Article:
Making economies work for women in the South: What will it take?
- Refilwe Mabula
How do we make economies work for women in the South?
Women are often marginalised in the world economy. There are few opportunities for them to empower themselves economically due to stringent laws which present challenges for them to access funding or acquire assets.
Why is the world economy not working for women? How do we make economies work for women in the South?
UN Women ( the United Nations entity working for gender equality and women’s empowerment), together with Oxfam and the University of the Witwatersrand held a conference at the Wits Club to tackle these questions and the challenges that women in the informal sector face in the Global South.
The event, entitled: Making economies work for women in the South: What will it take? took place on 10-11 August, after Women’s Day, it and sought to address the economic disparities women face in the workplace and the entrepreneurial sector.
The high-level panel discussions at the event brought together development partners, leading academics, women’s rights experts and leaders, including UN Women Executive Director, Dr Phumzile Mlambo-Ngcuka; Minister for Women in the Presidency of South Africa, Susan Shabangu; the African Development Bank’s Special Envoy for Gender, Geraldine Fraser-Moleketi; Wits Vice Chancellor and Principal, Professor Adam Habib, and representatives from civil society and the private sector.
Speaking on the progress of gender transformation and equality within the academic sphere, Professor Adam Habib, who delivered the opening address, said that Wits had made substantial progress in the last 20 years.Women represent 58 percent of enrollments at Wits and 45 percent of mining engineering students, a previously male-dominated industry are women.
Despite this progress, the increased cases of gender-based harm and sexual harassments in the higher education sector are alarming, says Habib.
“Whilst we have this incredible shift of women, we simultaneously have atrocious cases of sexual harassment. How is it that we have such phenomenal progress, but then we have such atrocious cases of sexual abuse? This is not just a Wits University phenomenon; it is a phenomenon of the higher education sector,” says Habib.
Former Deputy President of South Africa and current UN Women Director, Dr Phumzile Mlambo-Ngcuka emphasized the need for women’s economic empowerment in the country, and the role of the sustainable development goals (SDG) in recognising that need and delivering substantial developments for women.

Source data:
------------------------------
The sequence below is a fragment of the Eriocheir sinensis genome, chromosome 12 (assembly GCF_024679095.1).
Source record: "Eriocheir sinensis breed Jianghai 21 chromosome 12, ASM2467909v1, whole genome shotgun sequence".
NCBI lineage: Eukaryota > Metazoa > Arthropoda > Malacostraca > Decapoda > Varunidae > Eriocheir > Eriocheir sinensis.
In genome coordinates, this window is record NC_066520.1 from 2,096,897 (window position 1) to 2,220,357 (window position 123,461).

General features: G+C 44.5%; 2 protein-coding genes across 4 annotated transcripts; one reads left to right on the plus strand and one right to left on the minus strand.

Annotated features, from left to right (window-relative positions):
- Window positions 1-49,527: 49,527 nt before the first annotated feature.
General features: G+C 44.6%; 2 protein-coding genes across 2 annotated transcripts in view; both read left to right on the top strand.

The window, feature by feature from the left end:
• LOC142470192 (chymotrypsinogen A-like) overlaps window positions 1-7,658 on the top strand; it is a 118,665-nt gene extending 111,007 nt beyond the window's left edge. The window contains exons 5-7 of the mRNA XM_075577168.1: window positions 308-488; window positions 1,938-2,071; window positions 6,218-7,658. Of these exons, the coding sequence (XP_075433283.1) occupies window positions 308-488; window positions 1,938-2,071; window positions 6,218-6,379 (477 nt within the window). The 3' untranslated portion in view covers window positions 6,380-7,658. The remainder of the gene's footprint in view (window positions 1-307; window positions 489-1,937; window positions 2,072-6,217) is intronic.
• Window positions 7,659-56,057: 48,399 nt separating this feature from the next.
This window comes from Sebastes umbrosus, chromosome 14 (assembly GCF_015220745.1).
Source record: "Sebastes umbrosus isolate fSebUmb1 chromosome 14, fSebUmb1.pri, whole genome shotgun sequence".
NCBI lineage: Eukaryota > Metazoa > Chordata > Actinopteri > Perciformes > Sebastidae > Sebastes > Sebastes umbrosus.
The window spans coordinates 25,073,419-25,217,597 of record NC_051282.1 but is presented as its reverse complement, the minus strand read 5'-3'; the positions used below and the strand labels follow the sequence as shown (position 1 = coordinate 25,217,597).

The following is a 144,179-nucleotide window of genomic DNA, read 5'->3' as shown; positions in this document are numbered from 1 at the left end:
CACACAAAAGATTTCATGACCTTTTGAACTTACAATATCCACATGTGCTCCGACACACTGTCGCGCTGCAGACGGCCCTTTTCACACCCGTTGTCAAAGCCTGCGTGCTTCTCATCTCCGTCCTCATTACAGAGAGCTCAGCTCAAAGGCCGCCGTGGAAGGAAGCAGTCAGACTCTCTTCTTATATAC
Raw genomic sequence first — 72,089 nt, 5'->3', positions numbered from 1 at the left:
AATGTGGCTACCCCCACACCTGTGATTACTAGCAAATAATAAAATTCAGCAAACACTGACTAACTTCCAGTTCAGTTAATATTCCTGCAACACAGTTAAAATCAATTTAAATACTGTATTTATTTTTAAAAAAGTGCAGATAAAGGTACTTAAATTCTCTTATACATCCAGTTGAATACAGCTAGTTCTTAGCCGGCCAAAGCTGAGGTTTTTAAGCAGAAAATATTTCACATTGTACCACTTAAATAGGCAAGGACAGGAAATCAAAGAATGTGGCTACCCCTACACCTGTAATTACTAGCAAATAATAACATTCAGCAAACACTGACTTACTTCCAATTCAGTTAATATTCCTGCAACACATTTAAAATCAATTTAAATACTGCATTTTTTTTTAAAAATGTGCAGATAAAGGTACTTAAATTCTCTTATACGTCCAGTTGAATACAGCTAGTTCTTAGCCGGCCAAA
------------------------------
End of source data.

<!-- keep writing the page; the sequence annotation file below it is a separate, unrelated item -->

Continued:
“What will success look like if the SDG goals are met? How will the economy look for women in business? We need to make sure there is no inequality when the SDGs are being implemented. We should not leave anyone behind, especially those women who fall between the cracks. We need to have shared prosperity,” says Mlambo-Ngcuka.
According to Mlambo-Ngcuka, the informal economy is measured unequally, social security for women does not exist, and gender blind micro-economic policies have presented challenges for women and impeded their economic empowerment.
Minister for Women in the Presidency of South Africa, Susan Shabangu, paid tribute to the women who marched to the Union Buildings on 9 August 1956 and expressed pride in SA’s gender inclusive Constitution, which also aims to address gender inequality.
“We are proud that we have a Constitution that recognises gender equality. When women are united and they have a purpose, they are able to contribute to the transformation of SA. We are proud to be beneficiaries of those women who marched for us,” says Shabangu.
Shabangu also expressed concern that, despite gender equality advances in the higher education sector, women still lag behind in the work environment (some study in one field but end up working in a different sector).
Sipho Mthathi, Executive Director at Oxfam South Africa who delivered a talk entitled: The role of civil society in closing the gender gap in the Global South says we need to look at how we are going to shift power to make it work for women.
“We need to fix our politics and many other issues to address challenges women face. We cannot take a short cut thinking that we can make the economy work for women. We need to support organisations such as UN Women. We need to make sure that the social reproduction of women is considered.”